Happy New Year everyone! I hope all of you are looking forward to your brand new set of 525,600 minutes.

For our very first blog post of 2014 I want to talk about *fair games*. In my consulting and advising work with teachers, I am often asked about how to teach basic probability concepts to elementary age children. Here in Virginia, we have probability and statistics included in each of the K-8 state standards of learning. Novice teachers are often surprised to see standards like: The student will...

- "use data from experiments to predict outcomes" in 2nd grade
- "investigate and describe the concept of probability as chance and list possible results of a given situation" in 3rd grade
- "predict the likelihood of an outcome of a simple event; and represent probability as a number between 0 and 1, inclusive" in 4th grade
- "make predictions and determine the probability of an outcome by constructing a sample space" in 5th grade

The Common Core State Standards have similar goals, though they are clustered around 7th grade and are much more robust:

1. Understand that the probability of a chance event is a number

between 0 and 1 that expresses the likelihood of the event occurring. Larger numbers indicate greater likelihood. A probability near 0 indicates an unlikely event, a probability around 1/2 indicates an event that is neither unlikely nor likely, and a probability near 1 indicates a likely event.2. Approximate the probability of a chance event by collecting data on

the chance process that produces it and observing its long-run relative frequency, and predict the approximate relative frequency given the probability. For example, when rolling a number cube 600 times, predict that a 3 or 6 would be rolled roughly 200 times, but probably not exactly 200 times.3. Develop a probability model and use it to find probabilities of events.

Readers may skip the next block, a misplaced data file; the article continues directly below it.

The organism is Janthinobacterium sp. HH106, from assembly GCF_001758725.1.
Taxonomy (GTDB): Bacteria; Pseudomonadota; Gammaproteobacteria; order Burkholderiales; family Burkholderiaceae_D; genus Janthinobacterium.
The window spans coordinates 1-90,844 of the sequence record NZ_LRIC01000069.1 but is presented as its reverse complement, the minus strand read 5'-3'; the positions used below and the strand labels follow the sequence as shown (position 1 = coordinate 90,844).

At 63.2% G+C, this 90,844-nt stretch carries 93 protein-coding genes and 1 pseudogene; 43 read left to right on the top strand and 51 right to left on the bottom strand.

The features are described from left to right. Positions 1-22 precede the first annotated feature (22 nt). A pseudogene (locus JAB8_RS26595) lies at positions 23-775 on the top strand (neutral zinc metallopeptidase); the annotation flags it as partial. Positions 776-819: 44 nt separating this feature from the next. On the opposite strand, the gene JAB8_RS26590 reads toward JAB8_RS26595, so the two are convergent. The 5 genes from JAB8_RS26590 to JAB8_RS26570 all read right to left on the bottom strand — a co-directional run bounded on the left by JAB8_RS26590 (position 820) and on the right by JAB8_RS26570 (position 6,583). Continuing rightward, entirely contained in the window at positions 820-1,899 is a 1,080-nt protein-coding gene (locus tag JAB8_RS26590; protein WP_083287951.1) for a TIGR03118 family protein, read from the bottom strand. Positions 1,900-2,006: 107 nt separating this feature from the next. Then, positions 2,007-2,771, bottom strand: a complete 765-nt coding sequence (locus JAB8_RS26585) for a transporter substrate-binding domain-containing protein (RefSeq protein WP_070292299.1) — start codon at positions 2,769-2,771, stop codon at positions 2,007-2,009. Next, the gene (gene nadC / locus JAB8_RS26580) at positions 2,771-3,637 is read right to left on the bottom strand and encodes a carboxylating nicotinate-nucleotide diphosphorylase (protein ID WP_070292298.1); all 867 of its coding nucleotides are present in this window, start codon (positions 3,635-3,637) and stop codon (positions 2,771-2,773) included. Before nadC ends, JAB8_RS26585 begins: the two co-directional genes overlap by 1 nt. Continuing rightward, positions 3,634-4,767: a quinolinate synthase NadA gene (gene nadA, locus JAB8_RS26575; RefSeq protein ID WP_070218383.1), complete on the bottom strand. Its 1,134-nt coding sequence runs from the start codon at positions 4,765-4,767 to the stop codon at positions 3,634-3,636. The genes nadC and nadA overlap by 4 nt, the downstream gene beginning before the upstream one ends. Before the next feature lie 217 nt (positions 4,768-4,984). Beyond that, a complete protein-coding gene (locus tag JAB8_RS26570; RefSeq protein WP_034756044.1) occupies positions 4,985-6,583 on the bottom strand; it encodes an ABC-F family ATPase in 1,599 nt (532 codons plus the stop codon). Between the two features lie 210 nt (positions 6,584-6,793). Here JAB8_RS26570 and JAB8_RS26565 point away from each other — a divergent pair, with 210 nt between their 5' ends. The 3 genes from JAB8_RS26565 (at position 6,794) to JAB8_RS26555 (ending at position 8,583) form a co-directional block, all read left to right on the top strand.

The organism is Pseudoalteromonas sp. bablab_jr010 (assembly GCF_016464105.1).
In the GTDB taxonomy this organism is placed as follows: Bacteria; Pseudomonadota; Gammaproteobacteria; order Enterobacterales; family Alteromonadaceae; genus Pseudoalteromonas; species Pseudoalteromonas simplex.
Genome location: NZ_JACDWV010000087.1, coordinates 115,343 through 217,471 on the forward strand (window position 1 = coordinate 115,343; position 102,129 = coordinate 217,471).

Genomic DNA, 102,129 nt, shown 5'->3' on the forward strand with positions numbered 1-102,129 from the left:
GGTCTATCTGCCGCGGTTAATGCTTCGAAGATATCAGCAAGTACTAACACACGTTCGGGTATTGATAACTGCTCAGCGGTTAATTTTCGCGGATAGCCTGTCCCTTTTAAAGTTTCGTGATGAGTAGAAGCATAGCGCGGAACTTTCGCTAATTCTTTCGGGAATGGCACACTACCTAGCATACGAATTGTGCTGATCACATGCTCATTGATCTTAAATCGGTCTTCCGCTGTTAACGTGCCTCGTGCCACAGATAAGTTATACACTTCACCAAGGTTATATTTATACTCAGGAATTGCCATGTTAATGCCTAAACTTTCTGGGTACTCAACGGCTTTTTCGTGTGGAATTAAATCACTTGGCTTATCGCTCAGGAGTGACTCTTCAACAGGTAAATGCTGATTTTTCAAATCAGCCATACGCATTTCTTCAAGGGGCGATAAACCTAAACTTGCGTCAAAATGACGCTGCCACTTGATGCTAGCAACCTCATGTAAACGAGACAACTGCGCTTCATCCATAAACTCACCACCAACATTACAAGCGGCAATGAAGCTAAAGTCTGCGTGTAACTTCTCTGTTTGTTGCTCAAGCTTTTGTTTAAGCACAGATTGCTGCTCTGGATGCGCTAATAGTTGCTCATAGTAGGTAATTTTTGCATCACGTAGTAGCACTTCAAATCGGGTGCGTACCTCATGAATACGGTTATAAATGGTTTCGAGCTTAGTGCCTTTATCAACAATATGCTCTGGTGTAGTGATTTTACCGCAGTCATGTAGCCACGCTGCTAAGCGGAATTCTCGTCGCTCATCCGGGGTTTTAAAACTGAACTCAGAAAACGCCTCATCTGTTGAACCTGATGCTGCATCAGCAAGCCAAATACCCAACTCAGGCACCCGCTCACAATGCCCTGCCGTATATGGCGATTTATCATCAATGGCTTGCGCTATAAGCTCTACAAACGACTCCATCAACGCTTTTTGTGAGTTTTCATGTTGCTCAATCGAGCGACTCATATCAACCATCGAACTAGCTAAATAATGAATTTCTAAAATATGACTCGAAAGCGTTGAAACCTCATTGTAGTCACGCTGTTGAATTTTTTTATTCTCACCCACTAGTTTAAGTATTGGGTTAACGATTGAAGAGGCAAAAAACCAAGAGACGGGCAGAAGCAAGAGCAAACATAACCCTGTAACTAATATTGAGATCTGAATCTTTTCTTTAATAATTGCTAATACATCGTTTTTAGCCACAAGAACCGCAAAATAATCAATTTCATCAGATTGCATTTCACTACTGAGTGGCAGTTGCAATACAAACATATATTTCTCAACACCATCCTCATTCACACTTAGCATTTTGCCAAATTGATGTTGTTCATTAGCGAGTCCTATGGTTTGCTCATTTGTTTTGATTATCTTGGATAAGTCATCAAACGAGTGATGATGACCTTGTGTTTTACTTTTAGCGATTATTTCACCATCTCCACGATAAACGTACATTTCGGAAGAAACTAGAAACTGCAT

Compare probabilities from a model to observed frequencies; if the agreement is not good, explain possible sources of the discrepancy.4. Find probabilities of compound events using organized lists, tables,

tree diagrams, and simulation.

Teachers are thrilled when I provide them with a wonderful, easy, low-cost GAME that (1) illustrates wonderfully the difference between experimental and theoretical probability, (2) begins with a concrete concept that every child already is familiar with: "fair", (3) students LOVE to play, and (4) can be revisited year after year to scaffold learning and deepen understanding of the core concepts of chance. Plus, as an added bonus, this game also allows students to practice mental math and addition / multiplication facts!

**Pre-Game Pitch**

I love the open-ended inquiry approach to begin this lesson and usually advise teachers to start with a question like, "*How do you know if a game is fair or not?*" or "*What makes a game fair?*" Students usually have very good intuition about this concept and it provides a good starting point for the discussion on probability.

**Play**

The best way to experience the concept of fair games and basic probability is by *doing* so I always recommend a hands-on approach to this lesson. My favorite two are the Sum Game and the Product Game.